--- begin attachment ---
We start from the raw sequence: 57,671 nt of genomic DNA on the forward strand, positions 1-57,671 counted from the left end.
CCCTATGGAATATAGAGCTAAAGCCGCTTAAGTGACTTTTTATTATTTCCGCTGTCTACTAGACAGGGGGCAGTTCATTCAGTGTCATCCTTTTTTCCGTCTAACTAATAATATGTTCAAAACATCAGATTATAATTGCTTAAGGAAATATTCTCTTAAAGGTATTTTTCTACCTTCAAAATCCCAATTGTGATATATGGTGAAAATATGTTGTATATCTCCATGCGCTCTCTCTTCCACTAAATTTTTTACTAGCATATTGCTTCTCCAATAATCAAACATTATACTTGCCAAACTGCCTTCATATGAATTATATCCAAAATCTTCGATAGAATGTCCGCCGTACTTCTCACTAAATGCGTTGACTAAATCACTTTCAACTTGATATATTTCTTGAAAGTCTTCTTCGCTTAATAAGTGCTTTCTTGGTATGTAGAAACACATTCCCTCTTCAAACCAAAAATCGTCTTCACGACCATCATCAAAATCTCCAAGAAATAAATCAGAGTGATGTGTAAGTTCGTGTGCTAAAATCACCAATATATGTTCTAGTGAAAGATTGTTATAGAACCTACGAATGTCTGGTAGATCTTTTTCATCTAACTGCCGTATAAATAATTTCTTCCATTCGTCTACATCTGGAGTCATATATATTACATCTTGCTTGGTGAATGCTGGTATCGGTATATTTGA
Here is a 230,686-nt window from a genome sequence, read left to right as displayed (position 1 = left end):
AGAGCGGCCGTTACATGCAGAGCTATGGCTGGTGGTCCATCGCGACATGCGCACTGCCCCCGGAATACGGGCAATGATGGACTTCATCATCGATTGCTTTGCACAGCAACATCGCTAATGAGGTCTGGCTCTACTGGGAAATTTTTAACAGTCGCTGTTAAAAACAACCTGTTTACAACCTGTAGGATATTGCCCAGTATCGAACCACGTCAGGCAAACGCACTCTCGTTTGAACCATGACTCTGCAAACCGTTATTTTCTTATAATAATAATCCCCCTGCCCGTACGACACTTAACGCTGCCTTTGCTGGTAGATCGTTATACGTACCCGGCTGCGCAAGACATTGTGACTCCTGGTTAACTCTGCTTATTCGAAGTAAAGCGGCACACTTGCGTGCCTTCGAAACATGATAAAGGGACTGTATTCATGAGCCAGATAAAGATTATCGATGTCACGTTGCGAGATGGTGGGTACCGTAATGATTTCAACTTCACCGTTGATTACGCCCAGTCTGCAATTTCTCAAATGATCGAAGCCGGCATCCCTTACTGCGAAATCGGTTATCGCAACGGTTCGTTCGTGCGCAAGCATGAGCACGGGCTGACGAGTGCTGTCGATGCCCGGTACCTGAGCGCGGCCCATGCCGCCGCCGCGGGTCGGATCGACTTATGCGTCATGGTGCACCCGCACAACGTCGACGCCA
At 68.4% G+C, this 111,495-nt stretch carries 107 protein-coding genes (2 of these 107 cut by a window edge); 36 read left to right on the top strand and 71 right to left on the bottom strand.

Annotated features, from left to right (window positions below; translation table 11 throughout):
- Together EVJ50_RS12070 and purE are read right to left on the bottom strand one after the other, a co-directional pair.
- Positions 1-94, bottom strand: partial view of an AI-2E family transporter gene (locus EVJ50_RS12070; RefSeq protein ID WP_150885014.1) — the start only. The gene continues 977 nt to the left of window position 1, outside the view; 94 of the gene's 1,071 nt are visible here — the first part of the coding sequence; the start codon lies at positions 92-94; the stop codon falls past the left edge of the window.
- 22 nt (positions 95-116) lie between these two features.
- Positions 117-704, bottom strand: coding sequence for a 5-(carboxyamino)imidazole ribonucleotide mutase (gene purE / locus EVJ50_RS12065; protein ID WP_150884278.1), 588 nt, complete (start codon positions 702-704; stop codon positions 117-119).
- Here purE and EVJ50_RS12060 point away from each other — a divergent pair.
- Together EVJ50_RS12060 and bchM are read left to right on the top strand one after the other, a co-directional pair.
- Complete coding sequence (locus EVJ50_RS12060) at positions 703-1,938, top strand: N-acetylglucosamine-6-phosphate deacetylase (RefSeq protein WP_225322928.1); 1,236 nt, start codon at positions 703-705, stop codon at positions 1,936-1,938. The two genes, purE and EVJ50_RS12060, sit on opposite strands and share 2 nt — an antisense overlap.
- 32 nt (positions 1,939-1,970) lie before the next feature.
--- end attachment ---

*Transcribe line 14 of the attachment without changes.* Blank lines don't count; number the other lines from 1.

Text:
- 32 nt (positions 1,939-1,970) lie before the next feature.